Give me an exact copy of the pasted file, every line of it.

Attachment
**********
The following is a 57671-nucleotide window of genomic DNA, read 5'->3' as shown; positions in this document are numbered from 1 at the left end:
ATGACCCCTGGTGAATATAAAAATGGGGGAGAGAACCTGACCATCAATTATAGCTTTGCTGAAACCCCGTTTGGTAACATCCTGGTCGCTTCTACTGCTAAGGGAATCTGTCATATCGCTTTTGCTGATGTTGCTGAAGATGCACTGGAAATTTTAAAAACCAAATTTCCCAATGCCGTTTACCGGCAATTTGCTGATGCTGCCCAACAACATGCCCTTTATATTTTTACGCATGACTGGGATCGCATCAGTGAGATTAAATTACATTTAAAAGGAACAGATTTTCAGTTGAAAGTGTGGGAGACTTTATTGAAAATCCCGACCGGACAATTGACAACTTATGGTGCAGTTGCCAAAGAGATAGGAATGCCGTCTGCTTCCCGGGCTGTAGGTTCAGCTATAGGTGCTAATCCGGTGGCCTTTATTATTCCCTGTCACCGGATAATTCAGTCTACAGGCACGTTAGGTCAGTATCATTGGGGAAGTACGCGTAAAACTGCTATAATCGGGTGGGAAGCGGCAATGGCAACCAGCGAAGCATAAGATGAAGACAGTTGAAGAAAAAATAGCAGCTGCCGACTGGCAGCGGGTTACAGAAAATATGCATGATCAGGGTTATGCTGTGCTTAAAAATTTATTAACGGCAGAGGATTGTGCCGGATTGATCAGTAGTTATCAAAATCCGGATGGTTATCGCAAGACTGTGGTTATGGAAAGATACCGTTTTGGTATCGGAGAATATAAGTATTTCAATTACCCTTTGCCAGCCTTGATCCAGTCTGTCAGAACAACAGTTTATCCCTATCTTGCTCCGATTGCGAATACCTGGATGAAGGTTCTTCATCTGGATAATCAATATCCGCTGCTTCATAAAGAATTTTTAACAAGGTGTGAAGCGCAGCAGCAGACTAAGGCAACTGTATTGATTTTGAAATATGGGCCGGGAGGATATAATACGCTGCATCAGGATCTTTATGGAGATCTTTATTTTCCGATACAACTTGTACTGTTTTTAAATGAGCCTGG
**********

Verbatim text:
The following is a 57671-nucleotide window of genomic DNA, read 5'->3' as shown; positions in this document are numbered from 1 at the left end:
ATGACCCCTGGTGAATATAAAAATGGGGGAGAGAACCTGACCATCAATTATAGCTTTGCTGAAACCCCGTTTGGTAACATCCTGGTCGCTTCTACTGCTAAGGGAATCTGTCATATCGCTTTTGCTGATGTTGCTGAAGATGCACTGGAAATTTTAAAAACCAAATTTCCCAATGCCGTTTACCGGCAATTTGCTGATGCTGCCCAACAACATGCCCTTTATATTTTTACGCATGACTGGGATCGCATCAGTGAGATTAAATTACATTTAAAAGGAACAGATTTTCAGTTGAAAGTGTGGGAGACTTTATTGAAAATCCCGACCGGACAATTGACAACTTATGGTGCAGTTGCCAAAGAGATAGGAATGCCGTCTGCTTCCCGGGCTGTAGGTTCAGCTATAGGTGCTAATCCGGTGGCCTTTATTATTCCCTGTCACCGGATAATTCAGTCTACAGGCACGTTAGGTCAGTATCATTGGGGAAGTACGCGTAAAACTGCTATAATCGGGTGGGAAGCGGCAATGGCAACCAGCGAAGCATAAGATGAAGACAGTTGAAGAAAAAATAGCAGCTGCCGACTGGCAGCGGGTTACAGAAAATATGCATGATCAGGGTTATGCTGTGCTTAAAAATTTATTAACGGCAGAGGATTGTGCCGGATTGATCAGTAGTTATCAAAATCCGGATGGTTATCGCAAGACTGTGGTTATGGAAAGATACCGTTTTGGTATCGGAGAATATAAGTATTTCAATTACCCTTTGCCAGCCTTGATCCAGTCTGTCAGAACAACAGTTTATCCCTATCTTGCTCCGATTGCGAATACCTGGATGAAGGTTCTTCATCTGGATAATCAATATCCGCTGCTTCATAAAGAATTTTTAACAAGGTGTGAAGCGCAGCAGCAGACTAAGGCAACTGTATTGATTTTGAAATATGGGCCGGGAGGATATAATACGCTGCATCAGGATCTTTATGGAGATCTTTATTTTCCGATACAACTTGTACTGTTTTTAAATGAGCCTGG